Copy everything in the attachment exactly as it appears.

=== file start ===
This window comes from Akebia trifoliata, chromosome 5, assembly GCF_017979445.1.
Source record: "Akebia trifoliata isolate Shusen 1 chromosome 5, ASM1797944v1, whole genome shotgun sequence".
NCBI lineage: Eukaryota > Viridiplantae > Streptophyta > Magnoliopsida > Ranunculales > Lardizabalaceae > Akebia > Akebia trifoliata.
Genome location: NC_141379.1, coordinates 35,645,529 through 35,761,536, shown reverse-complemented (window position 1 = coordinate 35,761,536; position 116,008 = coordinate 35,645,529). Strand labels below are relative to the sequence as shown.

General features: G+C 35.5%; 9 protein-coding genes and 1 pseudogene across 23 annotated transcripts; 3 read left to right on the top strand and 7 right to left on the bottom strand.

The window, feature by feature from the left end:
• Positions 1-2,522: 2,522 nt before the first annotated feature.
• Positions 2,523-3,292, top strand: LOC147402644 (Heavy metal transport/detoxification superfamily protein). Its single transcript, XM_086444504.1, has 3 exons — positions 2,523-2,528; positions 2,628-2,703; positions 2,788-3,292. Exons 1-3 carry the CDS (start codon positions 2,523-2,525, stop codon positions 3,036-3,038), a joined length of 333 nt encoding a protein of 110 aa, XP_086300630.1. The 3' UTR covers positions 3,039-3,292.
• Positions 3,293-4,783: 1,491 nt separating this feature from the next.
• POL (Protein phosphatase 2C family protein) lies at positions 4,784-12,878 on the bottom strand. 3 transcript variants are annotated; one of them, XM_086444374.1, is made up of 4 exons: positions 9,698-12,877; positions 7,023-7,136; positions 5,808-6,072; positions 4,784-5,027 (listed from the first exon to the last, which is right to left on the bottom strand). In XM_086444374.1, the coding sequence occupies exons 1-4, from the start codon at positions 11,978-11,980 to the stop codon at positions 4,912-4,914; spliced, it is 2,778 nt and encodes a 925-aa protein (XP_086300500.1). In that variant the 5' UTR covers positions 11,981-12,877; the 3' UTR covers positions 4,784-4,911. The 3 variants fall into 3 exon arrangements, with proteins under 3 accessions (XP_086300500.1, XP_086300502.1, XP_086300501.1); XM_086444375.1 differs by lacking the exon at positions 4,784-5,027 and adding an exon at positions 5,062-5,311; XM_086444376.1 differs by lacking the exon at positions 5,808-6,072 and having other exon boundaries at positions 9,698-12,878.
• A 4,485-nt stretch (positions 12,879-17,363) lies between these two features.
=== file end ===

This window comes from Akebia trifoliata, chromosome 5, assembly GCF_017979445.1.
Source record: "Akebia trifoliata isolate Shusen 1 chromosome 5, ASM1797944v1, whole genome shotgun sequence".
NCBI lineage: Eukaryota > Viridiplantae > Streptophyta > Magnoliopsida > Ranunculales > Lardizabalaceae > Akebia > Akebia trifoliata.
Genome location: NC_141379.1, coordinates 35,645,529 through 35,761,536, shown reverse-complemented (window position 1 = coordinate 35,761,536; position 116,008 = coordinate 35,645,529). Strand labels below are relative to the sequence as shown.

General features: G+C 35.5%; 9 protein-coding genes and 1 pseudogene across 23 annotated transcripts; 3 read left to right on the top strand and 7 right to left on the bottom strand.

The window, feature by feature from the left end:
• Positions 1-2,522: 2,522 nt before the first annotated feature.
• Positions 2,523-3,292, top strand: LOC147402644 (Heavy metal transport/detoxification superfamily protein). Its single transcript, XM_086444504.1, has 3 exons — positions 2,523-2,528; positions 2,628-2,703; positions 2,788-3,292. Exons 1-3 carry the CDS (start codon positions 2,523-2,525, stop codon positions 3,036-3,038), a joined length of 333 nt encoding a protein of 110 aa, XP_086300630.1. The 3' UTR covers positions 3,039-3,292.
• Positions 3,293-4,783: 1,491 nt separating this feature from the next.
• POL (Protein phosphatase 2C family protein) lies at positions 4,784-12,878 on the bottom strand. 3 transcript variants are annotated; one of them, XM_086444374.1, is made up of 4 exons: positions 9,698-12,877; positions 7,023-7,136; positions 5,808-6,072; positions 4,784-5,027 (listed from the first exon to the last, which is right to left on the bottom strand). In XM_086444374.1, the coding sequence occupies exons 1-4, from the start codon at positions 11,978-11,980 to the stop codon at positions 4,912-4,914; spliced, it is 2,778 nt and encodes a 925-aa protein (XP_086300500.1). In that variant the 5' UTR covers positions 11,981-12,877; the 3' UTR covers positions 4,784-4,911. The 3 variants fall into 3 exon arrangements, with proteins under 3 accessions (XP_086300500.1, XP_086300502.1, XP_086300501.1); XM_086444375.1 differs by lacking the exon at positions 4,784-5,027 and adding an exon at positions 5,062-5,311; XM_086444376.1 differs by lacking the exon at positions 5,808-6,072 and having other exon boundaries at positions 9,698-12,878.
• A 4,485-nt stretch (positions 12,879-17,363) lies between these two features.